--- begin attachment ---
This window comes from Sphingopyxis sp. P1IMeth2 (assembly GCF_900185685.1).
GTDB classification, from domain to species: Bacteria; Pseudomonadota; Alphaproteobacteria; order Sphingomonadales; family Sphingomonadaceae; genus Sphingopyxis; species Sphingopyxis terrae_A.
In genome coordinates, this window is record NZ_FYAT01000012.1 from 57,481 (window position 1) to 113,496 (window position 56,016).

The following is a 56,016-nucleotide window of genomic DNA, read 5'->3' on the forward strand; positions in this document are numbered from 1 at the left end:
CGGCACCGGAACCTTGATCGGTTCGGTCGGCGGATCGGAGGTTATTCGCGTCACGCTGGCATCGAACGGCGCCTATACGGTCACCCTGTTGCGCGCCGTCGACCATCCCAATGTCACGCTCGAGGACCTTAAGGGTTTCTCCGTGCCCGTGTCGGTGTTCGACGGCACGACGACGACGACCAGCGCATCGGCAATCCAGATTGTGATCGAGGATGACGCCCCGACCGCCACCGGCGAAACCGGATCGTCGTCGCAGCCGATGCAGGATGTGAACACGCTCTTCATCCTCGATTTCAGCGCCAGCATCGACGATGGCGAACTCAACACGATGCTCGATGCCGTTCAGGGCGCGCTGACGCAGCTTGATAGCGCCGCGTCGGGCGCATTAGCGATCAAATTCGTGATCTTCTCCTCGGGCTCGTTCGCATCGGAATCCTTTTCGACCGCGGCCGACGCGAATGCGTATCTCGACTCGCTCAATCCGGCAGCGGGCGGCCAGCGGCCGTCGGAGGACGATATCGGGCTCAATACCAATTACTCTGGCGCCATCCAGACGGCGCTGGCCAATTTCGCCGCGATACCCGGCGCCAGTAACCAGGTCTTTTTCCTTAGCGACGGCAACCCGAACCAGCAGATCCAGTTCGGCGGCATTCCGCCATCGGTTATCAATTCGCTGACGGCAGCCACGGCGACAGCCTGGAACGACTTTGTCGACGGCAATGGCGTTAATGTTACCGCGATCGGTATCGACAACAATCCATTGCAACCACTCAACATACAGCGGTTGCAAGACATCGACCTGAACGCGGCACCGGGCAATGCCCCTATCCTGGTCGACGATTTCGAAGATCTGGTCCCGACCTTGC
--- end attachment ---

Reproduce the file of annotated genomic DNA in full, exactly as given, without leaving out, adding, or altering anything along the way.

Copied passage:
This window comes from Sphingopyxis sp. P1IMeth2 (assembly GCF_900185685.1).
GTDB classification, from domain to species: Bacteria; Pseudomonadota; Alphaproteobacteria; order Sphingomonadales; family Sphingomonadaceae; genus Sphingopyxis; species Sphingopyxis terrae_A.
In genome coordinates, this window is record NZ_FYAT01000012.1 from 57,481 (window position 1) to 113,496 (window position 56,016).

The following is a 56,016-nucleotide window of genomic DNA, read 5'->3' on the forward strand; positions in this document are numbered from 1 at the left end:
CGGCACCGGAACCTTGATCGGTTCGGTCGGCGGATCGGAGGTTATTCGCGTCACGCTGGCATCGAACGGCGCCTATACGGTCACCCTGTTGCGCGCCGTCGACCATCCCAATGTCACGCTCGAGGACCTTAAGGGTTTCTCCGTGCCCGTGTCGGTGTTCGACGGCACGACGACGACGACCAGCGCATCGGCAATCCAGATTGTGATCGAGGATGACGCCCCGACCGCCACCGGCGAAACCGGATCGTCGTCGCAGCCGATGCAGGATGTGAACACGCTCTTCATCCTCGATTTCAGCGCCAGCATCGACGATGGCGAACTCAACACGATGCTCGATGCCGTTCAGGGCGCGCTGACGCAGCTTGATAGCGCCGCGTCGGGCGCATTAGCGATCAAATTCGTGATCTTCTCCTCGGGCTCGTTCGCATCGGAATCCTTTTCGACCGCGGCCGACGCGAATGCGTATCTCGACTCGCTCAATCCGGCAGCGGGCGGCCAGCGGCCGTCGGAGGACGATATCGGGCTCAATACCAATTACTCTGGCGCCATCCAGACGGCGCTGGCCAATTTCGCCGCGATACCCGGCGCCAGTAACCAGGTCTTTTTCCTTAGCGACGGCAACCCGAACCAGCAGATCCAGTTCGGCGGCATTCCGCCATCGGTTATCAATTCGCTGACGGCAGCCACGGCGACAGCCTGGAACGACTTTGTCGACGGCAATGGCGTTAATGTTACCGCGATCGGTATCGACAACAATCCATTGCAACCACTCAACATACAGCGGTTGCAAGACATCGACCTGAACGCGGCACCGGGCAATGCCCCTATCCTGGTCGACGATTTCGAAGATCTGGTCCCGACCTTGC